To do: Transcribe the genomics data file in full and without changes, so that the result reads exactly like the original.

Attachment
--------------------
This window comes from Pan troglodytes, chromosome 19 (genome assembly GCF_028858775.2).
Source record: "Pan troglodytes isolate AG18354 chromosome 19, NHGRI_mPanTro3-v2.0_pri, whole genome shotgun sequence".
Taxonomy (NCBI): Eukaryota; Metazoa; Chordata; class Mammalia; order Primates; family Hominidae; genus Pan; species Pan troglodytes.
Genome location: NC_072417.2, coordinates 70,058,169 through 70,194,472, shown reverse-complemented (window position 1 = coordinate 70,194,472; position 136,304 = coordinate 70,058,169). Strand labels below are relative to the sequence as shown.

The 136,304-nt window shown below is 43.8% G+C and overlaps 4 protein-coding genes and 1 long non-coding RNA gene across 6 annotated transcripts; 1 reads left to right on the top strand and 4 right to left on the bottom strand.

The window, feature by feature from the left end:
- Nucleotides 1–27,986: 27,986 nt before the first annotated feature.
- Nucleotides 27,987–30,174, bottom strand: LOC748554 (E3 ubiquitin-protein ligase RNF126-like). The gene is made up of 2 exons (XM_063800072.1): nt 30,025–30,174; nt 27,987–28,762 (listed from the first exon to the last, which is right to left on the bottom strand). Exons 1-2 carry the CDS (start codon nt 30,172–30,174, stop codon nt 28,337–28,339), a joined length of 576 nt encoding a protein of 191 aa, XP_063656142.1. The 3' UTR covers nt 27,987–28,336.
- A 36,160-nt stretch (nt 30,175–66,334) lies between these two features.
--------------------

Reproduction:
This window comes from Pan troglodytes, chromosome 19 (genome assembly GCF_028858775.2).
Source record: "Pan troglodytes isolate AG18354 chromosome 19, NHGRI_mPanTro3-v2.0_pri, whole genome shotgun sequence".
Taxonomy (NCBI): Eukaryota; Metazoa; Chordata; class Mammalia; order Primates; family Hominidae; genus Pan; species Pan troglodytes.
Genome location: NC_072417.2, coordinates 70,058,169 through 70,194,472, shown reverse-complemented (window position 1 = coordinate 70,194,472; position 136,304 = coordinate 70,058,169). Strand labels below are relative to the sequence as shown.

The 136,304-nt window shown below is 43.8% G+C and overlaps 4 protein-coding genes and 1 long non-coding RNA gene across 6 annotated transcripts; 1 reads left to right on the top strand and 4 right to left on the bottom strand.

The window, feature by feature from the left end:
- Nucleotides 1–27,986: 27,986 nt before the first annotated feature.
- Nucleotides 27,987–30,174, bottom strand: LOC748554 (E3 ubiquitin-protein ligase RNF126-like). The gene is made up of 2 exons (XM_063800072.1): nt 30,025–30,174; nt 27,987–28,762 (listed from the first exon to the last, which is right to left on the bottom strand). Exons 1-2 carry the CDS (start codon nt 30,172–30,174, stop codon nt 28,337–28,339), a joined length of 576 nt encoding a protein of 191 aa, XP_063656142.1. The 3' UTR covers nt 27,987–28,336.
- A 36,160-nt stretch (nt 30,175–66,334) lies between these two features.